medical affairs, Schering-Plough Research Institute. bSchering-Plough is
undertaking studies with our existing hepatitis C products to explore new
approaches to treatment, including maintenance therapy with our ongoing
EPIC3 study5 in HCV patients and the new ENDURE study in coinfected
patients, while at the same time developing new antiviral agents such as our
investigational hepatitis C protease inhibitor.6 These research efforts
underscore our long-term commitment to this therapeutic area and the
PEG-INTRON is approved in the United States as monotherapy and for use in
combination therapy with REBETOLB. (ribavirin, USP) for the treatment of
chronic hepatitis C in patients with compensated liver disease who are at
least 18 years of age, and is not approved for treatment of patients who are
coinfected with HCV and HIV.
PEG-INTRON, recombinant interferon alfa-2b linked to a 12,000 dalton
polyethylene glycol (PEG) molecule, is a once-weekly therapy dosed according
to patient body weight that is designed to achieve an effective balance
between antiviral activity and elimination half-life.
Important Safety Information Regarding U.S. Labeling for PEG-INTRON and
Alpha interferons, including PEG-INTRON, cause or aggravate fatal or
life-threatening neuropsychiatric, autoimmune, ischemic, and infectious
disorders. Patients should be monitored closely with periodic clinical and
laboratory evaluations. Patients with persistently severe or worsening
signs or symptoms of these conditions should be withdrawn from therapy. In
many but not all cases these disorders resolve after stopping PEG-INTRON
Ribavirin causes hemolytic anemia. Anemia associated with REBETOL therapy
may exacerbate cardiac disease that has led to fatal and nonfatal myocardial
infarctions. Patients with a history of significant or unstable cardiac
disease should not be treated with REBETOL. It is advised that complete
blood counts (CBC) be obtained at baseline and at weeks 2 and 4 of therapy
or more frequently if clinically indicated.
REBETOL and combination REBETOL/PEG-INTRON therapy must not be used by
women, or male partners of women, who are or may become pregnant during
therapy and during the 6 months after stopping therapy. REBETOL and
combination REBETOL/PEG-INTRON therapy should not be initiated until a
report of a negative pregnancy test has been obtained immediately prior to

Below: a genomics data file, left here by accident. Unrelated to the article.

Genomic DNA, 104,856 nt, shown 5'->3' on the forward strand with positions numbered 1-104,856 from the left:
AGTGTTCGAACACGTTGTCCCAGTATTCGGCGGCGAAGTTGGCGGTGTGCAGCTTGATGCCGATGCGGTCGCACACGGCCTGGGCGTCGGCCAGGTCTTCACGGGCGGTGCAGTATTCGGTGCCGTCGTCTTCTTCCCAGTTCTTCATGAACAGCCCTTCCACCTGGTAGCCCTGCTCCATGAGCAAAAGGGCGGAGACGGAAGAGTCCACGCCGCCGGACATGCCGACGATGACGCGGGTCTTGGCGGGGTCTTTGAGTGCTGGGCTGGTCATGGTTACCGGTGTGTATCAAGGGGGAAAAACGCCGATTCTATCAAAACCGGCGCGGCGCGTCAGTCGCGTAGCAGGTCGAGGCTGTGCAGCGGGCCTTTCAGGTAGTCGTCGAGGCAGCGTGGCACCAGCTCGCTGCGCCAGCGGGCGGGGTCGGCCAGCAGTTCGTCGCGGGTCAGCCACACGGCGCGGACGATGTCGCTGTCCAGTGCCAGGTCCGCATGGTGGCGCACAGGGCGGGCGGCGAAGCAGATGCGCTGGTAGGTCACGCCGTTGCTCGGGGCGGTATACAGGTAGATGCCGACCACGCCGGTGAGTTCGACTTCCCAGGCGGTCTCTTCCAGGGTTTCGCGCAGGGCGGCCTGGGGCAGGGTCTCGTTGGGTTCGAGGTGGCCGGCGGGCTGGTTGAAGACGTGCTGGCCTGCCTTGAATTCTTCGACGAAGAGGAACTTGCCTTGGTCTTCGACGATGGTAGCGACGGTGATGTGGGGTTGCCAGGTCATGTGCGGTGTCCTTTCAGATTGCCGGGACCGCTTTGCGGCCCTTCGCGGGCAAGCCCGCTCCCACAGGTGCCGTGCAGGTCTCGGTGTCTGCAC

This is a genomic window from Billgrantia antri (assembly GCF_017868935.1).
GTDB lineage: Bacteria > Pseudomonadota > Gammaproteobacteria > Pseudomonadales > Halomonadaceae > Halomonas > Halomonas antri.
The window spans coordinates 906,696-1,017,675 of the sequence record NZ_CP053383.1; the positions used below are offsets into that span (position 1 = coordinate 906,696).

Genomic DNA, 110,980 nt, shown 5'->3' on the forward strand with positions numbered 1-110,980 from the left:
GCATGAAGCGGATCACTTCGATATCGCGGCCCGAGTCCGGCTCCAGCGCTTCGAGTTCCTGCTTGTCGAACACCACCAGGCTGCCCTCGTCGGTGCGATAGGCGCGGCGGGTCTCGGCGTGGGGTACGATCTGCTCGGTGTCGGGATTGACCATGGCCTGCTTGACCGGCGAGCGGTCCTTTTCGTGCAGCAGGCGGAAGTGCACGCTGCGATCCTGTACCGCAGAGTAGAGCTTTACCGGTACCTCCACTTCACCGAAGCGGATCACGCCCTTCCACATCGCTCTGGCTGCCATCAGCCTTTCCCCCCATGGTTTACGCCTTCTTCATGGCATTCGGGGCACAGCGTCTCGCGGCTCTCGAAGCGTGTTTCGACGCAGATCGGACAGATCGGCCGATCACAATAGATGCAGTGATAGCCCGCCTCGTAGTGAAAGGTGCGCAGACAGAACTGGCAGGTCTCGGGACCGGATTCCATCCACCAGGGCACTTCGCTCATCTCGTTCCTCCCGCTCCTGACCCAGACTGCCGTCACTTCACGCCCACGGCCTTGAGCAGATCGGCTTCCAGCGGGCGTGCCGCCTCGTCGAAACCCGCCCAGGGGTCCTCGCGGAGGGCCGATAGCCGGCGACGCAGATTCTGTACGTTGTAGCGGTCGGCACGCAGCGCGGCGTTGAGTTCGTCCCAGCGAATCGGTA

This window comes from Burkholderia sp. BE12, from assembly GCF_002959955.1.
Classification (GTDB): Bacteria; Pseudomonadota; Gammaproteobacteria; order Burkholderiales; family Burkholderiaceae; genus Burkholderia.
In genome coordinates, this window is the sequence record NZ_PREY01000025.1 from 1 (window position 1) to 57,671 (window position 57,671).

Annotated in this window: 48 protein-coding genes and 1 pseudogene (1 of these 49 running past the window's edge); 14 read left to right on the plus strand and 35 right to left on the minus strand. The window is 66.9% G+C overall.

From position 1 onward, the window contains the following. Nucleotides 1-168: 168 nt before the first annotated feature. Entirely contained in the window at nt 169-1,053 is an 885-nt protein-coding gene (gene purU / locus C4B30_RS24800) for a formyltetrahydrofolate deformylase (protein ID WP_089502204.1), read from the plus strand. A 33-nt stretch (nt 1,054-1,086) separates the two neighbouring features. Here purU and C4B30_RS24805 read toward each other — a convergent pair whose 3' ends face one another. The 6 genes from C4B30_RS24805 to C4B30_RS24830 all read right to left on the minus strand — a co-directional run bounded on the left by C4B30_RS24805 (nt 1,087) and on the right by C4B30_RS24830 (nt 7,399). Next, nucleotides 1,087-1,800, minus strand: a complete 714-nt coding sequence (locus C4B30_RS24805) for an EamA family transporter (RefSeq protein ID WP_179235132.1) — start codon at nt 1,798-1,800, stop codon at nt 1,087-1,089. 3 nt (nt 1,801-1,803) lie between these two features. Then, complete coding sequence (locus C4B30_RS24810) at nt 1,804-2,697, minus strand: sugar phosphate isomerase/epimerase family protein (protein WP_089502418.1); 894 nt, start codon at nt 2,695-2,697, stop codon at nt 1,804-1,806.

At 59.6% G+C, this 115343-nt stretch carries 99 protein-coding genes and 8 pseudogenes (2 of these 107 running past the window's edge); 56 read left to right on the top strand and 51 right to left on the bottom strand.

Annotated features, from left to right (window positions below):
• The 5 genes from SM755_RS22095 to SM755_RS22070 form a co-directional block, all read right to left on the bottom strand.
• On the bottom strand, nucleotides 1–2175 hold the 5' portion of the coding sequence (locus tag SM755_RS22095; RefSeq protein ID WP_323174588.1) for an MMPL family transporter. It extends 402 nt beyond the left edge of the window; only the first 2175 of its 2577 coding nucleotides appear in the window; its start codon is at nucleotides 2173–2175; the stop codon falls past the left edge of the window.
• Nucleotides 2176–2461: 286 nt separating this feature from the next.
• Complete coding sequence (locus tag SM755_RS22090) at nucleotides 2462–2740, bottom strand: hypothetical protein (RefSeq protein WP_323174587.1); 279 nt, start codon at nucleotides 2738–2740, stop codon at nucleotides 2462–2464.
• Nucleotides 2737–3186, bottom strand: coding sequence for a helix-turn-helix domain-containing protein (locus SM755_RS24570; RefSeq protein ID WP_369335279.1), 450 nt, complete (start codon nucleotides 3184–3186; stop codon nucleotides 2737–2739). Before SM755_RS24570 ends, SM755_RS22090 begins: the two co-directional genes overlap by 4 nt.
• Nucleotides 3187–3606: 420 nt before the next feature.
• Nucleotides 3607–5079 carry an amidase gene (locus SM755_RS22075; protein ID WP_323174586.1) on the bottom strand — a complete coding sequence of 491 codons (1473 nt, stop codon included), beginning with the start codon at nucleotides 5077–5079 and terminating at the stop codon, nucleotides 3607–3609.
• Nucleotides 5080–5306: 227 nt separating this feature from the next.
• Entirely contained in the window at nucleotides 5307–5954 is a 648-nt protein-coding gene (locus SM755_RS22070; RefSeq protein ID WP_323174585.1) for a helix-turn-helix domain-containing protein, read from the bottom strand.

initiation of therapy. Women of childbearing potential and men must use
effective contraception (at least two reliable forms) during treatment and
during the 6-month post-treatment follow-up period. Significant teratogenic
and/or embryocidal effects have been demonstrated for ribavirin in all
animal species in which adequate studies have been conducted. These effects
occurred at doses as low as one twentieth of the recommended human dose of
REBETOL. If pregnancy occurs in a patient or partner of a patient during
treatment or during the 6 months after treatment stops, physicians are
encouraged to report such cases by calling (800) 727-7064.
There are no new adverse events specific to PEG-INTRON as compared to INTRON
A (interferon alfa-2b, recombinant) for Injection, however, the incidence of
some (e.g., injection site reactions, fever, rigors, nausea) were higher.
The most common adverse events associated with PEG-INTRON were bflu-likeb
symptoms, occurring in approximately 50% of patients, which may decrease in
severity as treatment continues. Application site disorders were common
(47%), but all were mild (44%) or moderate (4%) and no patient discontinued,
and included injection site inflammation and reaction (i.e., bruise,
itchiness, irritation). Injection site pain was reported in 2% of patients
receiving PEG-INTRON. Alopecia (thinning of the hair) is also often
associated with alpha interferons including PEG-INTRON.
Psychiatric adverse events, which include insomnia, were common (57%) with
PEG-INTRON, but similar to INTRON A (58%). Depression was most common at
29%. Suicidal behavior including ideation, suicidal attempts, and completed
suicides occurred in 1% of patients during or shortly after completing